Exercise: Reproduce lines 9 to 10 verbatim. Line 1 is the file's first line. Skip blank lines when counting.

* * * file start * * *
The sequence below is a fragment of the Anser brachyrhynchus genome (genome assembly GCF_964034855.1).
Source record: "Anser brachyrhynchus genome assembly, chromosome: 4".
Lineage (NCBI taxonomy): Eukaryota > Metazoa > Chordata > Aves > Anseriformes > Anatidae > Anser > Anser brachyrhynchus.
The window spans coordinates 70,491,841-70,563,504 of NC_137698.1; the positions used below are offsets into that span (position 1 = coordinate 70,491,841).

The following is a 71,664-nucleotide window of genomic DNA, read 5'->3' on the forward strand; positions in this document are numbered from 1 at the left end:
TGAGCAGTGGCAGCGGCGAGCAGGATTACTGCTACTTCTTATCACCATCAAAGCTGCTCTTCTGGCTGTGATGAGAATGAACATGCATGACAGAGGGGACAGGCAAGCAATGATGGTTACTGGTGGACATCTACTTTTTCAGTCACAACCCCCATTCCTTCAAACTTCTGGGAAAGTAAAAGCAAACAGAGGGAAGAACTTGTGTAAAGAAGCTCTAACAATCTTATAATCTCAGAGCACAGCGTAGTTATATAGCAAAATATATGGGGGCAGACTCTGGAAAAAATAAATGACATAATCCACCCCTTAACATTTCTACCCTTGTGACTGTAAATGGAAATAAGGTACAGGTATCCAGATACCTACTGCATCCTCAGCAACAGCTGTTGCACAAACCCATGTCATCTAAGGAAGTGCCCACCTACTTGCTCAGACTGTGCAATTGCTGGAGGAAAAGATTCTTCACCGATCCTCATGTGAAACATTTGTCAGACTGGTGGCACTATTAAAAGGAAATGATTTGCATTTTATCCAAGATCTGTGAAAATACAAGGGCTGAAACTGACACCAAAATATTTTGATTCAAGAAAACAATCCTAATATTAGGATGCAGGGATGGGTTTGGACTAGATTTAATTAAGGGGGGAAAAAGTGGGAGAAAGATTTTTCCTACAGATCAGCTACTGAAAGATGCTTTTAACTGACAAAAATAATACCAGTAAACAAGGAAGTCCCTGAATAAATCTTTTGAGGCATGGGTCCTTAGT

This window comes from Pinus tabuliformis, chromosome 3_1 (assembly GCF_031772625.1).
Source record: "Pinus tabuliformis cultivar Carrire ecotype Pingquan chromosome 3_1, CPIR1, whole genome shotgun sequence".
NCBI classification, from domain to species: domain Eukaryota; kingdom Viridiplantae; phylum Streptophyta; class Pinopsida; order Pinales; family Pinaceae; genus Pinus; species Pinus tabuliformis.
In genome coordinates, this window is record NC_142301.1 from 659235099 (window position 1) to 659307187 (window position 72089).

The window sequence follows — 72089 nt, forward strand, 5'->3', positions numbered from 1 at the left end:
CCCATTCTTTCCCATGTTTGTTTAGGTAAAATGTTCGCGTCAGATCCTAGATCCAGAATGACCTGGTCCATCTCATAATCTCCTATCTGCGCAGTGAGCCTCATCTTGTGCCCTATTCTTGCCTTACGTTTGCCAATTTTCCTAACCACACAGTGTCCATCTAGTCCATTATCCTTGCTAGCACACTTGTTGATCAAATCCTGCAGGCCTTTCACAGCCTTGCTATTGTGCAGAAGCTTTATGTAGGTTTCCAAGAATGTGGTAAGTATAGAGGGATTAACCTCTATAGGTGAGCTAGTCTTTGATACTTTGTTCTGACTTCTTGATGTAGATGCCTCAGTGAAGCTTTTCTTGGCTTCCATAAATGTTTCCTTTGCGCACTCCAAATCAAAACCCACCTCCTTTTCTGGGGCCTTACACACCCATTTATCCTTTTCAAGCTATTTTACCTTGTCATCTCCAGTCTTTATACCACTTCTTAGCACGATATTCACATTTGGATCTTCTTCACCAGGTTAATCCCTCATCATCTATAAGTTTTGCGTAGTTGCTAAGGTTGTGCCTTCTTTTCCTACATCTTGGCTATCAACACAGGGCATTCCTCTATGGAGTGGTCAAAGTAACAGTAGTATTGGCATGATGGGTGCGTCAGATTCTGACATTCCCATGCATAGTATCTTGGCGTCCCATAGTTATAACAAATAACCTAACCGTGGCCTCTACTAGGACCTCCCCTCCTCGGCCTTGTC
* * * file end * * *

NCBI classification, from domain to species: domain Eukaryota; kingdom Viridiplantae; phylum Streptophyta; class Pinopsida; order Pinales; family Pinaceae; genus Pinus; species Pinus tabuliformis.
In genome coordinates, this window is record NC_142301.1 from 659235099 (window position 1) to 659307187 (window position 72089).